Billie and I made a quick trip to Asheville last weekend, thinking that we hadn’t been in a long while and that we wanted to catch up with happenings in our favorite nearby mountain city.  We made our usual stops at the Biltmore Village shopping area and had lunch at the Corner Kitchen, and then we decided to do something very different for the rest of our trip.  The Arboretum was tempting, but I’m scheduled to go there for a CNPA outing on June 11 so the urgency of going there on this trip was reduced.  The Botanical Garden near UNC-Asheville was also tempting, but neither of us thought it exciting enough on this trip since we didn’t expect to see much blooming at this time.  So we decided to follow up on a longtime promise we had made to each other to drop by the Western North Carolina Nature Center to see what they have to offer.

It was a good decision!  This place has a limited selection of animals but the ones they have are pretty interesting.  I was drawn to the Timber Rattlesnake exhibit where I saw a couple of huge snakes sleeping in a heap, with another pretty large one sleeping off in the corner of the exhibit space.  I took a photo of the sleeping rattlers to show how large they were, thinking that the photo would be pretty dull and that I wouldn’t waste film on this shot in the old days of film cameras.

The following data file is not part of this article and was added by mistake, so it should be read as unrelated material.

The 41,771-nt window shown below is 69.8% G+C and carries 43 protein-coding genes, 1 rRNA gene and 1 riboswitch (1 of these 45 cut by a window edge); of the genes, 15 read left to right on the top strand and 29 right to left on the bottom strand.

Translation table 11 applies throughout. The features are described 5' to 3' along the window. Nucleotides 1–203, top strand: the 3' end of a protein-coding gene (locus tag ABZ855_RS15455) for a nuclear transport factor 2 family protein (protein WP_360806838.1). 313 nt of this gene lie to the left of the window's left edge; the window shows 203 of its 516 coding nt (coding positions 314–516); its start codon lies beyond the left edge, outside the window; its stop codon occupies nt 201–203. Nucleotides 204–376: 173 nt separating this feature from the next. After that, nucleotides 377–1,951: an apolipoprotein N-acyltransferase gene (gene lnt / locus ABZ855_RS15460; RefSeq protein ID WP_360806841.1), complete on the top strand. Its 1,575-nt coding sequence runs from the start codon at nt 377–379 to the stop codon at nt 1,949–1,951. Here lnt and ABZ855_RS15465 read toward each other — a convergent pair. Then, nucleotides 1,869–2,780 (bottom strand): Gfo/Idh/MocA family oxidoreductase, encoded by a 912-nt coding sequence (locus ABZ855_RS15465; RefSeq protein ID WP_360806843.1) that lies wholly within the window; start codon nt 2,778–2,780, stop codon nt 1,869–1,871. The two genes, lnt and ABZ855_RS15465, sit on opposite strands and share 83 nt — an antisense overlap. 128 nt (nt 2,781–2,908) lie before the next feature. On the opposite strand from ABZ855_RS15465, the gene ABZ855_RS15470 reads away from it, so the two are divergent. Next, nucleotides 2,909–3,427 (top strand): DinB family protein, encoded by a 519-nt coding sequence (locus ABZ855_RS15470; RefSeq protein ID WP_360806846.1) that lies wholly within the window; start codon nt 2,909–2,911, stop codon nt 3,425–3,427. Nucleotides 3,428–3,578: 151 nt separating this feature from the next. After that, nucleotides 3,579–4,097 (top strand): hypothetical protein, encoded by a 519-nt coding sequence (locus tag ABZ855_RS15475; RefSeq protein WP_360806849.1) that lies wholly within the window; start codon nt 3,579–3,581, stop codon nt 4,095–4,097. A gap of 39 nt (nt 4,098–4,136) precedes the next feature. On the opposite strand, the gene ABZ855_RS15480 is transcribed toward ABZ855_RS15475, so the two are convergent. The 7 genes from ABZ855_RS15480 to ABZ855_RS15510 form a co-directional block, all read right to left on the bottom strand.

Just as we were ready to walk to the next exhibit where we could admire the copperheads, the largest timber rattler gently raised its head just a bit and stretched out a protracted yawn.  At first I was overwhelmed by the view of a timber rattler showing me his tonsils (?) like this, but then I somehow found the shutter button on my camera and took a shot of this spectacular yawn.  I have never seen this kind of display before from any kind of snake, and I’m actually surprised that I was able to get a shot to share here.

Note that the snake is not in any kind of coiled or strike position, and the head is not raised as it would be if the snake were actually striking.  Also, notice that the snake’s fangs are retracted against the roof of its mouth, further evidence that this was merely a yawn rather  than anything resembling a strike.  Just a yawn, but let me tell you it was a yawn that got my attention!  And I’m feeling really lucky that I got the shot, even if it isn’t the sharpest image I’ve ever published.

About Tom

Professor Emeritus of Chemistry, Appalachian State University.
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1 Response to Yawn!

  1. Lucy says:

    is it possible for a snake to look “cute”??? you may have captured it!!!

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